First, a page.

To answer this question you first might want to consider this Ngram.source

In light of this chart, it's apparent that "have a seat" is preferred to "take a seat" as far as modern day AE is concerned.

Could the reason for this be that saying "take a seat" might sound equivocal to some guileless ears, or, more seriously, that "have a seat" sounds like a more polite wording for an invitation?

  • The difference is 2 to 1 in favor of "have a seat"; they're both very common. Also, your Ngram covers things like "if you want to have a seat, you need to get there 15 minutes early", politicians who "have seats" representing districts, and "you have a seat reserved for you". – Peter Shor Mar 1 '14 at 3:44
  • Take means 'come to have' (He took a number; now he has a number), so it participates in many of the same idioms as have. – John Lawler Mar 1 '14 at 3:49
  • @PeterShor it's all fixed now, so you can check out the Ngram again... – Elian Mar 1 '14 at 4:15
  • I suggest this is purely a matter of personal preference. If you think you can explain any difference between "have…" and "take…" a seat please do… – Robbie Goodwin Apr 17 '18 at 21:12

I think of the difference as being 'take up' a seat (not in the sense of pick up, but in the sense of fill up), and 'have use of' a seat as taking advantage of the opportunity to sit down.

In the first, the sense (as borne out by your ngram examples) is of seats being provided specifically for people to use - in a waiting room, an Argos store, a theatre, or an aeroplane - generally in a public or communal situation.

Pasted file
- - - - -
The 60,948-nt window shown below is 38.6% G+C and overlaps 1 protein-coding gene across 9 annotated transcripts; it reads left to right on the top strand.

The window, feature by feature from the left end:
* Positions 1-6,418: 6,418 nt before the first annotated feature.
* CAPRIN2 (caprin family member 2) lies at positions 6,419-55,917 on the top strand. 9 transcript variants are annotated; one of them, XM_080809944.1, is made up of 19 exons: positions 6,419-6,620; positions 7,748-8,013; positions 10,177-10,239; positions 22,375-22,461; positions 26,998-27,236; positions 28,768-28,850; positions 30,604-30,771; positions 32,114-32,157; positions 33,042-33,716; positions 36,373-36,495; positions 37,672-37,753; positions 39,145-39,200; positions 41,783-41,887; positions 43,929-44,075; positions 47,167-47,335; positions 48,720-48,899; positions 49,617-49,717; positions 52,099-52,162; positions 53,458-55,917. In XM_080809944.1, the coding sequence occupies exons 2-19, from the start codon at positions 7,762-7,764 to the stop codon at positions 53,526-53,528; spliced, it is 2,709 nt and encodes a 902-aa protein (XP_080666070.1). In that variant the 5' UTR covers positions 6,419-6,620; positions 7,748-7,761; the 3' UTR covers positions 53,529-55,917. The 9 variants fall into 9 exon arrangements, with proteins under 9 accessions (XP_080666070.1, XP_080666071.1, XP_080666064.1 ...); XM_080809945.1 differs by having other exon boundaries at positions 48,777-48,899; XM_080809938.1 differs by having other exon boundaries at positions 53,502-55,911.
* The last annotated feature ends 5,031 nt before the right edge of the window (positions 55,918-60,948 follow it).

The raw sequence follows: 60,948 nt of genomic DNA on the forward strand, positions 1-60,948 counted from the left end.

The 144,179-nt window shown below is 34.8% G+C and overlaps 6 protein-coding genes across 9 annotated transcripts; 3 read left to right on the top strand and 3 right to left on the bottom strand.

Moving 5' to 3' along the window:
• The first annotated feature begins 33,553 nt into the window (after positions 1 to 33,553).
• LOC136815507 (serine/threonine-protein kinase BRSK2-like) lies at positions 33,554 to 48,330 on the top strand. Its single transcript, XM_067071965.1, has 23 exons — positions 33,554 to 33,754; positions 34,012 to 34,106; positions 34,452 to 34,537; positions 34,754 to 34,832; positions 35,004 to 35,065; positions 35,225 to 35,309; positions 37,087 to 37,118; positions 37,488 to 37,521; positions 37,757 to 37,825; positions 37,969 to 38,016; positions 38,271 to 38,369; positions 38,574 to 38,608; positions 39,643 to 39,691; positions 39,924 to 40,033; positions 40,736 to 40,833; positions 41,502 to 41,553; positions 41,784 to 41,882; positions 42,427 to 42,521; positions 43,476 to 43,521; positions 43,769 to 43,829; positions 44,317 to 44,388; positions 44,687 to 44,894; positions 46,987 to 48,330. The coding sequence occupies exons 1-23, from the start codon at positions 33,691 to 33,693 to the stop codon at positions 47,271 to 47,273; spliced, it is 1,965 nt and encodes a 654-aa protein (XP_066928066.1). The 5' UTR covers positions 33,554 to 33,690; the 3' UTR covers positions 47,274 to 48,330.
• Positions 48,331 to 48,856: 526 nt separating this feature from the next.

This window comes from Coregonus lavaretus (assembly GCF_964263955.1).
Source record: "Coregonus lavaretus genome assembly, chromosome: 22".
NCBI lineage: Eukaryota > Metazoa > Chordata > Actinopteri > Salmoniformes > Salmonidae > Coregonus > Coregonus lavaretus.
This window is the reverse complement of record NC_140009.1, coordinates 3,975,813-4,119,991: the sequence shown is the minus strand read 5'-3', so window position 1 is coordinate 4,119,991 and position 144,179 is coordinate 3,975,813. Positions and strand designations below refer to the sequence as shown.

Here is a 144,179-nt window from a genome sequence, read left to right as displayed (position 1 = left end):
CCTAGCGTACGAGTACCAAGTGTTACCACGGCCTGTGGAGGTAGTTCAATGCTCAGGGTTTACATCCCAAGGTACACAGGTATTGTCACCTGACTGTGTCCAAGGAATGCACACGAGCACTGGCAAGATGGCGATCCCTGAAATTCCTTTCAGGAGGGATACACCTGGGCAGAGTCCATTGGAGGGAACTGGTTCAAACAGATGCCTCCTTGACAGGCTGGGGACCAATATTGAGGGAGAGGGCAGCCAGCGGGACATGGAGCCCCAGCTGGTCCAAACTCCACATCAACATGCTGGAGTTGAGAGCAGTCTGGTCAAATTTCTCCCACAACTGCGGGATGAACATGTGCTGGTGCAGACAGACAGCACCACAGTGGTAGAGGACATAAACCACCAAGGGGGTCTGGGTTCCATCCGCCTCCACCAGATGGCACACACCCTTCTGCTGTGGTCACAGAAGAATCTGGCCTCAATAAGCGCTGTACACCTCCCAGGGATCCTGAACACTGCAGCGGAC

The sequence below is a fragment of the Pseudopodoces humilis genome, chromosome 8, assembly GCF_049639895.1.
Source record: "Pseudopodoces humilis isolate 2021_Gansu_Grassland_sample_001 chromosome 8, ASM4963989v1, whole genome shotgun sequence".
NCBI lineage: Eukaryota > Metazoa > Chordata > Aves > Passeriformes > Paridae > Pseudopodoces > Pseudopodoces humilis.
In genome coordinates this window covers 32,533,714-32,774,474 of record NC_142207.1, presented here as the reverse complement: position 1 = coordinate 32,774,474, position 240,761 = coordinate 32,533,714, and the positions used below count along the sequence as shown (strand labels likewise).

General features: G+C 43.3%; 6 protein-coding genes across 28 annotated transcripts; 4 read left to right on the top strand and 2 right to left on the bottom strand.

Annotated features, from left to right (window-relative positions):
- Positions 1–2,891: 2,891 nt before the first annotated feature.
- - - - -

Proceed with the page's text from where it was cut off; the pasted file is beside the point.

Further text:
In the second, the sense is more of a private setting, or a personal 1:1 relationship hinted at.

The distinctions are subtle, and some overlap can be seen, but that's how I see the difference between them.


Have a seat sounds more like have a bite have a cake something to do with eating unlike please take a seat sounds more formal n perfect like help urself n be seated n comfortable though all in all have a seat is mostly commonly used .....though it seems incorrect

  • 3
    Please edit your answer to be readable. You've mashed everything together. – Matt E. Эллен Apr 17 '18 at 9:51

You can use both, but you will use HAVE A SEAT

have a seat: it is the polite way to offer somebody to be seated Take a seat: It is more direct and less friendly

  • Welcome to EL&U. When making assertions such as this, you should provide evidence from a quality source, whether in the form of references or examples. I strongly encourage you to take the site tour and review the help center for guidance on what we consider to be a good, helpful answer. For what it is worth, I disagree that take a seat is any less friendly than have a seat when spoken with the same tone and body language. – choster Jan 5 '17 at 22:05

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